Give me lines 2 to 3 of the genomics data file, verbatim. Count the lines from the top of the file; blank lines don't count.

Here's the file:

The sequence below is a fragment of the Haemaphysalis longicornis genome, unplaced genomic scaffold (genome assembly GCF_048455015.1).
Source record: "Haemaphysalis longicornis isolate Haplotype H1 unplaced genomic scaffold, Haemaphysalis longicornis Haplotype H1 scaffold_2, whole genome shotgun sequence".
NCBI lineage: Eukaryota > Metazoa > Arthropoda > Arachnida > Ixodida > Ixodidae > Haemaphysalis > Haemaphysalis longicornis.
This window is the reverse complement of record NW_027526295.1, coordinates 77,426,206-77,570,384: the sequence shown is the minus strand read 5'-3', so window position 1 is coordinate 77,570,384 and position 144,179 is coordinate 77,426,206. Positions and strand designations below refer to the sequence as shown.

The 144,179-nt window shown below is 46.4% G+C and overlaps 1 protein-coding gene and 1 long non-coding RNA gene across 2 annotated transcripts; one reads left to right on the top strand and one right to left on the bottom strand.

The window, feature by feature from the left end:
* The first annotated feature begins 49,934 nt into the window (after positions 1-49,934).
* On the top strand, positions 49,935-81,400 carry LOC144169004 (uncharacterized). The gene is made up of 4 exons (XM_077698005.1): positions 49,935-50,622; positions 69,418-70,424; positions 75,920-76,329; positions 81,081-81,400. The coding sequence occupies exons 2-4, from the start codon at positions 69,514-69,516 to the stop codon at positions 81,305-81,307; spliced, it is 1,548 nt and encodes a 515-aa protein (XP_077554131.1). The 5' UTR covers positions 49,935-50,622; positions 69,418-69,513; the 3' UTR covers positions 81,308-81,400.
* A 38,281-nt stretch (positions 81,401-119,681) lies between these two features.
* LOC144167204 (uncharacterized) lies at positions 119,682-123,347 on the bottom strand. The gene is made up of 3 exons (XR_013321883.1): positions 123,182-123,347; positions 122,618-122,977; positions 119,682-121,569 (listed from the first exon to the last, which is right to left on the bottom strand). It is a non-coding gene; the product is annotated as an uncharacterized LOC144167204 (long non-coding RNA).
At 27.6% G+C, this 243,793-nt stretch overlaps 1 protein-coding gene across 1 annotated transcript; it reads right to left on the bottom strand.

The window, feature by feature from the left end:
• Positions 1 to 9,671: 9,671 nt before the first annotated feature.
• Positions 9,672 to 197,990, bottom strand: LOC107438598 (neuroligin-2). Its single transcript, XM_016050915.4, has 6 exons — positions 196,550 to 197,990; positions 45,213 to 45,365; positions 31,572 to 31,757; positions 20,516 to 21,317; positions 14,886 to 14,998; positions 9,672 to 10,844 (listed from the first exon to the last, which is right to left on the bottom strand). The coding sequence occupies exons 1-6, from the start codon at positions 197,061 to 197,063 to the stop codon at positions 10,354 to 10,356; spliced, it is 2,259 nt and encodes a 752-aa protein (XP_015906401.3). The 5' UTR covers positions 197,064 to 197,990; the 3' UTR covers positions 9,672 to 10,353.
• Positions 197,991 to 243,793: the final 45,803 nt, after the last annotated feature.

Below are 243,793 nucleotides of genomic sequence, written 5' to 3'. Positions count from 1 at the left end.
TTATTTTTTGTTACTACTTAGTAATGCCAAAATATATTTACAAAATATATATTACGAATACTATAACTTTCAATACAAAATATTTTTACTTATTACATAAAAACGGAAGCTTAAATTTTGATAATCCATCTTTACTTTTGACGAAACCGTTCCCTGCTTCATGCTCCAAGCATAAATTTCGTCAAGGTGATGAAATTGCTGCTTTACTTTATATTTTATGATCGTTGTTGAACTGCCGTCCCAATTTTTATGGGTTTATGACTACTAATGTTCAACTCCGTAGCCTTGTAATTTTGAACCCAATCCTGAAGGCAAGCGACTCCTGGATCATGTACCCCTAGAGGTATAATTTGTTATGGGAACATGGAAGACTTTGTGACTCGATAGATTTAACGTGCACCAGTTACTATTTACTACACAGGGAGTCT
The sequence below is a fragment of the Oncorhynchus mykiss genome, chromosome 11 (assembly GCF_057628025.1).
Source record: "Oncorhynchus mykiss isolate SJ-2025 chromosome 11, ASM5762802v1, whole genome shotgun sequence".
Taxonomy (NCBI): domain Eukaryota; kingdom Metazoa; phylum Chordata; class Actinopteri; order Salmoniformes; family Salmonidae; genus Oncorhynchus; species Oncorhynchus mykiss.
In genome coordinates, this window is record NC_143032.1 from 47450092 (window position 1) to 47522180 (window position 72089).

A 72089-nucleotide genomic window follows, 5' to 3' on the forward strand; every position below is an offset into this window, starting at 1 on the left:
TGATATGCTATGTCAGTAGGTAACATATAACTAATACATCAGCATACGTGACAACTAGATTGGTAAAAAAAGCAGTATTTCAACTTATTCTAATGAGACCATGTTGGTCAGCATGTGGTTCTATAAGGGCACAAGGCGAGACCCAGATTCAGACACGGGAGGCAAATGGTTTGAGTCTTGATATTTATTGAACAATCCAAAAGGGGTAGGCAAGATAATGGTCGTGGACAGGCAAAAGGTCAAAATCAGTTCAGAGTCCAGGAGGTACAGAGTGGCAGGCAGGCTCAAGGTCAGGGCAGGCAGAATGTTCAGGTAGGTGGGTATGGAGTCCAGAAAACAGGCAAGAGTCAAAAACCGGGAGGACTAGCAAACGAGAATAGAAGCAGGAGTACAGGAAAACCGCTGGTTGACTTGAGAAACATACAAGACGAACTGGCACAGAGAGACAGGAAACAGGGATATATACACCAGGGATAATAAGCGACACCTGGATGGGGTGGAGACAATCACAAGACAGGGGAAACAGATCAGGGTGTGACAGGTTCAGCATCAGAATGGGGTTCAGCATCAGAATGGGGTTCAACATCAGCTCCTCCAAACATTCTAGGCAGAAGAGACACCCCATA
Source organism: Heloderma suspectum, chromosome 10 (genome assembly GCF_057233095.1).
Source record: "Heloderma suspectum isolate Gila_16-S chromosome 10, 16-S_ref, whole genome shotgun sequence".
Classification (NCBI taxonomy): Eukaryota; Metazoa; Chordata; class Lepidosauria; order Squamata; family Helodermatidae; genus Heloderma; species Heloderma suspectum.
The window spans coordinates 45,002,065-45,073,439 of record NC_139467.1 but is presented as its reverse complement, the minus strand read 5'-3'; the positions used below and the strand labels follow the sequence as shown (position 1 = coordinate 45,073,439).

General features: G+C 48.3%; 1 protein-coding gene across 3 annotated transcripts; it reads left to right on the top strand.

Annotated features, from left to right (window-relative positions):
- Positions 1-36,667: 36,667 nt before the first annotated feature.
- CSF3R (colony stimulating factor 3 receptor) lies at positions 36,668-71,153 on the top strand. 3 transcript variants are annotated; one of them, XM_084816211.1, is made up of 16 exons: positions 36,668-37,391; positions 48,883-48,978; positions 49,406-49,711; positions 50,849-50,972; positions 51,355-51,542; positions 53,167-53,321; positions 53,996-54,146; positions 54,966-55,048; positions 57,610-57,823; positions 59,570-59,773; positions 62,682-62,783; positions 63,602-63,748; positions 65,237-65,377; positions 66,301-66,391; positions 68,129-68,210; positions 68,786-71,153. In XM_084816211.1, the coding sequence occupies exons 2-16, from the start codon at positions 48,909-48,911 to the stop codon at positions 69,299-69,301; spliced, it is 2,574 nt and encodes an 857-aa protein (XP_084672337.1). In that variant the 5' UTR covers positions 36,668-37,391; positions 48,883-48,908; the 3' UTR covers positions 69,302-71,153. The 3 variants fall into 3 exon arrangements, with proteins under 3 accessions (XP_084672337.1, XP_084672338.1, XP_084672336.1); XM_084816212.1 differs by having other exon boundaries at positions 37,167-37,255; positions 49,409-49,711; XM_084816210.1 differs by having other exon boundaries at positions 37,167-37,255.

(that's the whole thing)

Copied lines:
Source record: "Haemaphysalis longicornis isolate Haplotype H1 unplaced genomic scaffold, Haemaphysalis longicornis Haplotype H1 scaffold_2, whole genome shotgun sequence".
NCBI lineage: Eukaryota > Metazoa > Arthropoda > Arachnida > Ixodida > Ixodidae > Haemaphysalis > Haemaphysalis longicornis.